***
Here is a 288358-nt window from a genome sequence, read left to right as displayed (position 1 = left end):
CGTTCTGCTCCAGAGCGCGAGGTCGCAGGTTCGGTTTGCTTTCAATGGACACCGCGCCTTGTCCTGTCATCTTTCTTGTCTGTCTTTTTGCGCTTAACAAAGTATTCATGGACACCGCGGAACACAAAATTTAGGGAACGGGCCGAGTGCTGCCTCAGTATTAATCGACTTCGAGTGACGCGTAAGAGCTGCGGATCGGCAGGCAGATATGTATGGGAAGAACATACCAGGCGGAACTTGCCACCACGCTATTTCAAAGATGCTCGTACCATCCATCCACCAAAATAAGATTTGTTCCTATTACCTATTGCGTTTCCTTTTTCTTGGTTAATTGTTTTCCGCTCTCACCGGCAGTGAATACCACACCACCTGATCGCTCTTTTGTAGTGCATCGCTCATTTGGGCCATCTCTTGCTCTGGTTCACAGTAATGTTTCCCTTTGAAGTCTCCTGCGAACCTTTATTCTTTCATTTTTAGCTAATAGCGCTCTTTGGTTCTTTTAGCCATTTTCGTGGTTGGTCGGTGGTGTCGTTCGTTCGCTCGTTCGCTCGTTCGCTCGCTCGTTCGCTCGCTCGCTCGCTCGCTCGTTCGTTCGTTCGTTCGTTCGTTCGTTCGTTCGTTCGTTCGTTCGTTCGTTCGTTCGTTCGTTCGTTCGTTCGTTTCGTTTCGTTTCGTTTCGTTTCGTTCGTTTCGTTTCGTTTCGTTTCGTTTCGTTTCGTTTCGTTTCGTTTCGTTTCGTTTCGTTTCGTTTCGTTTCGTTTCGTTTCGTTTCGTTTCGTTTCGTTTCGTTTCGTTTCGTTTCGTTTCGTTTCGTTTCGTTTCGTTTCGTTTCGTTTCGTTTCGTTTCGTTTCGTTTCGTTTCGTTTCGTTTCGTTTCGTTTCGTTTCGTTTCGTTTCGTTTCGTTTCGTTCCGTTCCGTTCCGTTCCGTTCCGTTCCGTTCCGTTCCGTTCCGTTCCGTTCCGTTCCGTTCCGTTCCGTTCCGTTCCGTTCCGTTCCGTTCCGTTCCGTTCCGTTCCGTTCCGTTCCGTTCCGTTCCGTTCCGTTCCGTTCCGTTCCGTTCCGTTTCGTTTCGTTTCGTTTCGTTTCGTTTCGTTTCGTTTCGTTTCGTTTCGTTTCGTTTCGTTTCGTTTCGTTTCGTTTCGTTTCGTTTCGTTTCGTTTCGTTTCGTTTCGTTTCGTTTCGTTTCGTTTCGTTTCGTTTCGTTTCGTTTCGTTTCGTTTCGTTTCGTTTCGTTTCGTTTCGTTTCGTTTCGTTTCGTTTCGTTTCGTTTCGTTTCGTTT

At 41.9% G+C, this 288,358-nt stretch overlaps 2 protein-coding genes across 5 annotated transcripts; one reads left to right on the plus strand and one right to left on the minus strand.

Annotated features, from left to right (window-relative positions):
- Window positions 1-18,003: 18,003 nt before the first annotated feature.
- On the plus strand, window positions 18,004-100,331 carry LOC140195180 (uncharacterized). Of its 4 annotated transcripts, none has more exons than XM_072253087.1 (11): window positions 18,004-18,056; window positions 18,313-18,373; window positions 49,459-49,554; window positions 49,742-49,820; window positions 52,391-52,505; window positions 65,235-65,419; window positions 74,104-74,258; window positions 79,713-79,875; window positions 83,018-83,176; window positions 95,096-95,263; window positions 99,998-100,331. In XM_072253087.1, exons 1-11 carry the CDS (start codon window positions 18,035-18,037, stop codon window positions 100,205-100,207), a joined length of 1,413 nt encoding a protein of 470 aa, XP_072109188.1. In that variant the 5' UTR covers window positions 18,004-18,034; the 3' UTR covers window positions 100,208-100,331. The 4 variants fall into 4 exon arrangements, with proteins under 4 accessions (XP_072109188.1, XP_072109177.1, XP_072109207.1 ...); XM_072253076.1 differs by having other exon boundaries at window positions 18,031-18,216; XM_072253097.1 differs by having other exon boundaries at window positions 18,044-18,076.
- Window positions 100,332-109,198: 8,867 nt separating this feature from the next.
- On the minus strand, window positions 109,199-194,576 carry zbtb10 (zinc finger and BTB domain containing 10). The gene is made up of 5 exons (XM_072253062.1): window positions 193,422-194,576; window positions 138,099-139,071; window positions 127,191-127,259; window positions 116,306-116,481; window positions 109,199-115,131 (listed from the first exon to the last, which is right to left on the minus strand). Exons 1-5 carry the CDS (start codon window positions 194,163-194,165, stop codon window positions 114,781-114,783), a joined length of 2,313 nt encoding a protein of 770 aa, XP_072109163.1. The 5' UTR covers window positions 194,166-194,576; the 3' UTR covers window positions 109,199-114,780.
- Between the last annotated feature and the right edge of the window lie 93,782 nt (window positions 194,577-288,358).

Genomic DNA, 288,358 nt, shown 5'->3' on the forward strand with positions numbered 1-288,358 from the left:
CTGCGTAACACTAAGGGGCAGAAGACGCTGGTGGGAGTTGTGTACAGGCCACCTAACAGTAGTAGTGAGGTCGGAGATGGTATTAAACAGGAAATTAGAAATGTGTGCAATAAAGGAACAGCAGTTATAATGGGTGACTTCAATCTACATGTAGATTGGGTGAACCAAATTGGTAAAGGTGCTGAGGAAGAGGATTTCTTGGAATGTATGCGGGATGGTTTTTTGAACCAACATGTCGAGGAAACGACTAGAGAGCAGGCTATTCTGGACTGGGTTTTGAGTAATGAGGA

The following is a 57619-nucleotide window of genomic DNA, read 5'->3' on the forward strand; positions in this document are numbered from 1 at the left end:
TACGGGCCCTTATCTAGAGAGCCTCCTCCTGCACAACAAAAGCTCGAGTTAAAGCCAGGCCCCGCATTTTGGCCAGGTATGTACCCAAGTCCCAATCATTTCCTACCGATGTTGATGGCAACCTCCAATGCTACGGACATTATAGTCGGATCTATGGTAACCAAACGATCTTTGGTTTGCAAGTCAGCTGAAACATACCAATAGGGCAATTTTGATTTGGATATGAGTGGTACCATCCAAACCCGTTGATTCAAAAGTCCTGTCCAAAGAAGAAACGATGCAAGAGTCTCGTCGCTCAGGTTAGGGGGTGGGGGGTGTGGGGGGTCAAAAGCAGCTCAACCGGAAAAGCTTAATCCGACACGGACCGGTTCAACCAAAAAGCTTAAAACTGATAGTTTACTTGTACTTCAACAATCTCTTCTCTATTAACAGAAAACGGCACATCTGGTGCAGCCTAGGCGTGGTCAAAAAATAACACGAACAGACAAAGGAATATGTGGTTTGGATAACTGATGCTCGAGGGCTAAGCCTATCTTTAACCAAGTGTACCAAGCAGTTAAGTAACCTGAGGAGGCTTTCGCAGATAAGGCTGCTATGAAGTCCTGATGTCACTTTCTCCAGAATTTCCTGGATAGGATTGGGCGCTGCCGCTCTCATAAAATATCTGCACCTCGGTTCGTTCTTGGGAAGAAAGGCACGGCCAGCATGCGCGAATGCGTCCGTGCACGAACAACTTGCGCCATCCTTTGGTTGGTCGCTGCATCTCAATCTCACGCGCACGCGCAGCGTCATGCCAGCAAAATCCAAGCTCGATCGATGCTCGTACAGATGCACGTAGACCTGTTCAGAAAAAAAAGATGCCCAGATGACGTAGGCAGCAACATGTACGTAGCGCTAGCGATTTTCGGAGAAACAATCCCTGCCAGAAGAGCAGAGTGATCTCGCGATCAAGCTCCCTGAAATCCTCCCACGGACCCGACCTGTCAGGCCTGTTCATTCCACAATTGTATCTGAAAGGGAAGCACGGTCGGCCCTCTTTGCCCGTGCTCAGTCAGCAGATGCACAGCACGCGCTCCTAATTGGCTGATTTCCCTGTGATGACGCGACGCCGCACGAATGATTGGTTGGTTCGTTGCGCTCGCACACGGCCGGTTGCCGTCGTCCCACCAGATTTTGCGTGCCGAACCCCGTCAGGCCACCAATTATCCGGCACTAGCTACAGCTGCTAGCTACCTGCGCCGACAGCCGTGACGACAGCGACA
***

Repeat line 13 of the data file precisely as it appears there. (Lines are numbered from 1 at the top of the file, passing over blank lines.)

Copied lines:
TACGGGCCCTTATCTAGAGAGCCTCCTCCTGCACAACAAAAGCTCGAGTTAAAGCCAGGCCCCGCATTTTGGCCAGGTATGTACCCAAGTCCCAATCATTTCCTACCGATGTTGATGGCAACCTCCAATGCTACGGACATTATAGTCGGATCTATGGTAACCAAACGATCTTTGGTTTGCAAGTCAGCTGAAACATACCAATAGGGCAATTTTGATTTGGATATGAGTGGTACCATCCAAACCCGTTGATTCAAAAGTCCTGTCCAAAGAAGAAACGATGCAAGAGTCTCGTCGCTCAGGTTAGGGGGTGGGGGGTGTGGGGGGTCAAAAGCAGCTCAACCGGAAAAGCTTAATCCGACACGGACCGGTTCAACCAAAAAGCTTAAAACTGATAGTTTACTTGTACTTCAACAATCTCTTCTCTATTAACAGAAAACGGCACATCTGGTGCAGCCTAGGCGTGGTCAAAAAATAACACGAACAGACAAAGGAATATGTGGTTTGGATAACTGATGCTCGAGGGCTAAGCCTATCTTTAACCAAGTGTACCAAGCAGTTAAGTAACCTGAGGAGGCTTTCGCAGATAAGGCTGCTATGAAGTCCTGATGTCACTTTCTCCAGAATTTCCTGGATAGGATTGGGCGCTGCCGCTCTCATAAAATATCTGCACCTCGGTTCGTTCTTGGGAAGAAAGGCACGGCCAGCATGCGCGAATGCGTCCGTGCACGAACAACTTGCGCCATCCTTTGGTTGGTCGCTGCATCTCAATCTCACGCGCACGCGCAGCGTCATGCCAGCAAAATCCAAGCTCGATCGATGCTCGTACAGATGCACGTAGACCTGTTCAGAAAAAAAAGATGCCCAGATGACGTAGGCAGCAACATGTACGTAGCGCTAGCGATTTTCGGAGAAACAATCCCTGCCAGAAGAGCAGAGTGATCTCGCGATCAAGCTCCCTGAAATCCTCCCACGGACCCGACCTGTCAGGCCTGTTCATTCCACAATTGTATCTGAAAGGGAAGCACGGTCGGCCCTCTTTGCCCGTGCTCAGTCAGCAGATGCACAGCACGCGCTCCTAATTGGCTGATTTCCCTGTGATGACGCGACGCCGCACGAATGATTGGTTGGTTCGTTGCGCTCGCACACGGCCGGTTGCCGTCGTCCCACCAGATTTTGCGTGCCGAACCCCGTCAGGCCACCAATTATCCGGCACTAGCTACAGCTGCTAGCTACCTGCGCCGACAGCCGTGACGACAGCGACA